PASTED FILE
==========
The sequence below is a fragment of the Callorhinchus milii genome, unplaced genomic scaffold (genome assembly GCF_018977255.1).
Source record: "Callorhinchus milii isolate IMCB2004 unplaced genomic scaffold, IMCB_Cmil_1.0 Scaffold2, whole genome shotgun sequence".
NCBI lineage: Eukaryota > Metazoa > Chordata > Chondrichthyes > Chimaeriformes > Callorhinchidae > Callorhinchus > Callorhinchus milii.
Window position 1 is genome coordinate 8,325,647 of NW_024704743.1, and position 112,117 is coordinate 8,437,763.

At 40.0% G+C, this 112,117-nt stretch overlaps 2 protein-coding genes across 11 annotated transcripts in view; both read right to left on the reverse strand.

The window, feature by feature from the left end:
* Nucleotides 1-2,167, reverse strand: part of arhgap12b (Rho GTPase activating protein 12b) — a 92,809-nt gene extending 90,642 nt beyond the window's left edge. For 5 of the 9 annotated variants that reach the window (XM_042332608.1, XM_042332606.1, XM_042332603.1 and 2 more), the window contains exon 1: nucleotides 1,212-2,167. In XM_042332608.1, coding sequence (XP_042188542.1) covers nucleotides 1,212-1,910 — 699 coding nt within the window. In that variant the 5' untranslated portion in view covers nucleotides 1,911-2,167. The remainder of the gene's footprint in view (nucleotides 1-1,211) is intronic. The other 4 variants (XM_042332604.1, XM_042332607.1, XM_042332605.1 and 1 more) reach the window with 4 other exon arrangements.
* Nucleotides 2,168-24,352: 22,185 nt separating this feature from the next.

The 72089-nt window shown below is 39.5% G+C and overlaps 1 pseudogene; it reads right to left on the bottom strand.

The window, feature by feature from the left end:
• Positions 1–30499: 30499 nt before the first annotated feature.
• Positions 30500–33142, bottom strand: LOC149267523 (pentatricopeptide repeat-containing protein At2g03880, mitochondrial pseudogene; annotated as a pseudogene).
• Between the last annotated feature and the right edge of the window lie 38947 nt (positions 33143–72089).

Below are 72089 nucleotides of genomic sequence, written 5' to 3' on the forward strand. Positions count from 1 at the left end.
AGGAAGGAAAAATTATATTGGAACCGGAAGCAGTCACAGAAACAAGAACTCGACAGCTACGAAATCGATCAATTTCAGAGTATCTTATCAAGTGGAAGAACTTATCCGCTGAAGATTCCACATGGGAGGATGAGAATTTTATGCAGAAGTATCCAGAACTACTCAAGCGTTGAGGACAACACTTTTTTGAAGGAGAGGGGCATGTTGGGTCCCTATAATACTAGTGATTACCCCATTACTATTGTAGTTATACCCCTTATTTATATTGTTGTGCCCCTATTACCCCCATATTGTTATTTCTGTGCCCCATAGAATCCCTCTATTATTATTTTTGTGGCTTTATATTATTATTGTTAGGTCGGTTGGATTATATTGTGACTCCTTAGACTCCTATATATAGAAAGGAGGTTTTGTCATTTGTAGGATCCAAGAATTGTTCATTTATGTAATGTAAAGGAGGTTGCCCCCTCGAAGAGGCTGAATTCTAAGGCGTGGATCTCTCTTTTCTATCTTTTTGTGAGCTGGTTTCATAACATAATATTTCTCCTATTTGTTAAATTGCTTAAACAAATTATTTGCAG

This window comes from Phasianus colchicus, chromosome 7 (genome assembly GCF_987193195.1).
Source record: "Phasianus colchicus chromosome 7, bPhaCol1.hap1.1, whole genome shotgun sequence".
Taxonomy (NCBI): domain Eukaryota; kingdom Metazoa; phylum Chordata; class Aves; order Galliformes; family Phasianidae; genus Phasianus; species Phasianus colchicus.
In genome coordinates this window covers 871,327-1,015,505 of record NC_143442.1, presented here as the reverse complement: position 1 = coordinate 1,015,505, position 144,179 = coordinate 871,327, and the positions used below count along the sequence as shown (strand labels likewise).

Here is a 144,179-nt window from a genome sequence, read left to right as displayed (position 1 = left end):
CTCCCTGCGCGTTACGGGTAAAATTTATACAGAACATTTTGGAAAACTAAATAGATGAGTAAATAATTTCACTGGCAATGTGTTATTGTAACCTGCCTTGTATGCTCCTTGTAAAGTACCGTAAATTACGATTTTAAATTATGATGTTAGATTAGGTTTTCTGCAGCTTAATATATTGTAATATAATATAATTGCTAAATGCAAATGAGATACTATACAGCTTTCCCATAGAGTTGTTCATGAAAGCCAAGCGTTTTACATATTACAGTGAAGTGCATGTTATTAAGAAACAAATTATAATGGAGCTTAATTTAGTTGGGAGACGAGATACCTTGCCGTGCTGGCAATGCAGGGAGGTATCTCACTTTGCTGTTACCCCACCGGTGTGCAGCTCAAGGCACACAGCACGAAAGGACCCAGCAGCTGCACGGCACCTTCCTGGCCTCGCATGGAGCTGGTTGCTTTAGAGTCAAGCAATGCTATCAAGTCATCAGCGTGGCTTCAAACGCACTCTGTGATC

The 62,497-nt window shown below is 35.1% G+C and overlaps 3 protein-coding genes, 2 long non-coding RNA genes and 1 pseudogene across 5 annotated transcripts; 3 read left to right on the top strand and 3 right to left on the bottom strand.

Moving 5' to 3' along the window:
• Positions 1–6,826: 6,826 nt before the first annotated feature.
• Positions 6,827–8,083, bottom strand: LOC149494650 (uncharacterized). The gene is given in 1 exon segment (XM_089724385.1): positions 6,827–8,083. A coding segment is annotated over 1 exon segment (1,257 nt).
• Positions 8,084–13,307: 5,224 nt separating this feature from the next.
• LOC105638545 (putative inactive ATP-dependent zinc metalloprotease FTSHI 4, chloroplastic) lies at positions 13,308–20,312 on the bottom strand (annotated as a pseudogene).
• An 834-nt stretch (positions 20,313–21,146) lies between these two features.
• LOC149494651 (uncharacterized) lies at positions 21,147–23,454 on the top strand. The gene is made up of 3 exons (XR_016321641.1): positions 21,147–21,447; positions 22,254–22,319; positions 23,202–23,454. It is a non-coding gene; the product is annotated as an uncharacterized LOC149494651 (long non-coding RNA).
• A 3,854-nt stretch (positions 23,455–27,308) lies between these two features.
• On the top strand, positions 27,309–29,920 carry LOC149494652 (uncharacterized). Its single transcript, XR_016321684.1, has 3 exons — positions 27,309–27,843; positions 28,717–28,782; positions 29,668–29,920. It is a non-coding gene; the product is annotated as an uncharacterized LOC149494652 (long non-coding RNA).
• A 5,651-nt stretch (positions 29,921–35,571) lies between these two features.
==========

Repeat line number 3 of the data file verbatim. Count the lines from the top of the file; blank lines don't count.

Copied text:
NCBI lineage: Eukaryota > Metazoa > Chordata > Chondrichthyes > Chimaeriformes > Callorhinchidae > Callorhinchus > Callorhinchus milii.